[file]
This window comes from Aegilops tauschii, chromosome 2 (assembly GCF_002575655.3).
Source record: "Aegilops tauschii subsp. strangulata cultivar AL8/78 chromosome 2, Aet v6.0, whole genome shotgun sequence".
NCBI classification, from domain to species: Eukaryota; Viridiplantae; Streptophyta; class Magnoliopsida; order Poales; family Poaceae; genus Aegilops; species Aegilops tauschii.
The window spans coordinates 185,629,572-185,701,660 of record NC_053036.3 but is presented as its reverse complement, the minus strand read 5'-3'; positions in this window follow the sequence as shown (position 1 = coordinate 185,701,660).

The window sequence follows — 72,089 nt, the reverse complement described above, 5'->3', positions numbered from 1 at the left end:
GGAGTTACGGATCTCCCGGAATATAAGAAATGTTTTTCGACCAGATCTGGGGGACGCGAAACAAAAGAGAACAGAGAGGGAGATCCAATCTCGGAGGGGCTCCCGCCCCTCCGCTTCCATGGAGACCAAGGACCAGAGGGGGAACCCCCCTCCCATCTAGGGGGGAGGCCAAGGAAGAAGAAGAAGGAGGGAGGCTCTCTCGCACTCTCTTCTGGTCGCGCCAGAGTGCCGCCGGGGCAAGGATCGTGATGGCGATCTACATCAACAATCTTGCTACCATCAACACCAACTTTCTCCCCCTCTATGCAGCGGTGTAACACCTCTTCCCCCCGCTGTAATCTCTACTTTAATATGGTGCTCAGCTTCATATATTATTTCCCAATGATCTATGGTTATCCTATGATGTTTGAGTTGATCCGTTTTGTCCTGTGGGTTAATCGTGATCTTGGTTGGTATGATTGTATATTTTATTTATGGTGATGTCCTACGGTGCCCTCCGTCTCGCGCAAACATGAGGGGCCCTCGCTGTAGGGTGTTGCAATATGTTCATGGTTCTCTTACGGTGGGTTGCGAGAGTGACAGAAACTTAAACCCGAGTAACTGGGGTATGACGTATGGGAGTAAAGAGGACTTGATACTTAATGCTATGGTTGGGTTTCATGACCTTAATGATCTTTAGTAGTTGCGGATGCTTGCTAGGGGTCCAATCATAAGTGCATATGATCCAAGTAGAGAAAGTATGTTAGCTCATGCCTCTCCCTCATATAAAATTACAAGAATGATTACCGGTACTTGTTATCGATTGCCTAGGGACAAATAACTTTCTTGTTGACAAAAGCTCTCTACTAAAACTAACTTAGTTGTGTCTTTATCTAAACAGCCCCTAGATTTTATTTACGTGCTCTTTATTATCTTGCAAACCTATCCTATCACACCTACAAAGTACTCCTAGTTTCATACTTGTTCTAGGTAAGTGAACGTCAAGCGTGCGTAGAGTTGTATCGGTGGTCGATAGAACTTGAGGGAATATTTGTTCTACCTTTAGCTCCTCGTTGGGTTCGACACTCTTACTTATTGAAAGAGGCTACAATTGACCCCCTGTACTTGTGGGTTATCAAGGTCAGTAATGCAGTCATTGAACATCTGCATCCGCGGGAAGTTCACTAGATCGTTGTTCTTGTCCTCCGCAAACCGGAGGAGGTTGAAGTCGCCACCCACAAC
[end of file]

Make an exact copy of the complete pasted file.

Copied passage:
This window comes from Aegilops tauschii, chromosome 2 (assembly GCF_002575655.3).
Source record: "Aegilops tauschii subsp. strangulata cultivar AL8/78 chromosome 2, Aet v6.0, whole genome shotgun sequence".
NCBI classification, from domain to species: Eukaryota; Viridiplantae; Streptophyta; class Magnoliopsida; order Poales; family Poaceae; genus Aegilops; species Aegilops tauschii.
The window spans coordinates 185,629,572-185,701,660 of record NC_053036.3 but is presented as its reverse complement, the minus strand read 5'-3'; positions in this window follow the sequence as shown (position 1 = coordinate 185,701,660).

The window sequence follows — 72,089 nt, the reverse complement described above, 5'->3', positions numbered from 1 at the left end:
GGAGTTACGGATCTCCCGGAATATAAGAAATGTTTTTCGACCAGATCTGGGGGACGCGAAACAAAAGAGAACAGAGAGGGAGATCCAATCTCGGAGGGGCTCCCGCCCCTCCGCTTCCATGGAGACCAAGGACCAGAGGGGGAACCCCCCTCCCATCTAGGGGGGAGGCCAAGGAAGAAGAAGAAGGAGGGAGGCTCTCTCGCACTCTCTTCTGGTCGCGCCAGAGTGCCGCCGGGGCAAGGATCGTGATGGCGATCTACATCAACAATCTTGCTACCATCAACACCAACTTTCTCCCCCTCTATGCAGCGGTGTAACACCTCTTCCCCCCGCTGTAATCTCTACTTTAATATGGTGCTCAGCTTCATATATTATTTCCCAATGATCTATGGTTATCCTATGATGTTTGAGTTGATCCGTTTTGTCCTGTGGGTTAATCGTGATCTTGGTTGGTATGATTGTATATTTTATTTATGGTGATGTCCTACGGTGCCCTCCGTCTCGCGCAAACATGAGGGGCCCTCGCTGTAGGGTGTTGCAATATGTTCATGGTTCTCTTACGGTGGGTTGCGAGAGTGACAGAAACTTAAACCCGAGTAACTGGGGTATGACGTATGGGAGTAAAGAGGACTTGATACTTAATGCTATGGTTGGGTTTCATGACCTTAATGATCTTTAGTAGTTGCGGATGCTTGCTAGGGGTCCAATCATAAGTGCATATGATCCAAGTAGAGAAAGTATGTTAGCTCATGCCTCTCCCTCATATAAAATTACAAGAATGATTACCGGTACTTGTTATCGATTGCCTAGGGACAAATAACTTTCTTGTTGACAAAAGCTCTCTACTAAAACTAACTTAGTTGTGTCTTTATCTAAACAGCCCCTAGATTTTATTTACGTGCTCTTTATTATCTTGCAAACCTATCCTATCACACCTACAAAGTACTCCTAGTTTCATACTTGTTCTAGGTAAGTGAACGTCAAGCGTGCGTAGAGTTGTATCGGTGGTCGATAGAACTTGAGGGAATATTTGTTCTACCTTTAGCTCCTCGTTGGGTTCGACACTCTTACTTATTGAAAGAGGCTACAATTGACCCCCTGTACTTGTGGGTTATCAAGGTCAGTAATGCAGTCATTGAACATCTGCATCCGCGGGAAGTTCACTAGATCGTTGTTCTTGTCCTCCGCAAACCGGAGGAGGTTGAAGTCGCCACCCACAAC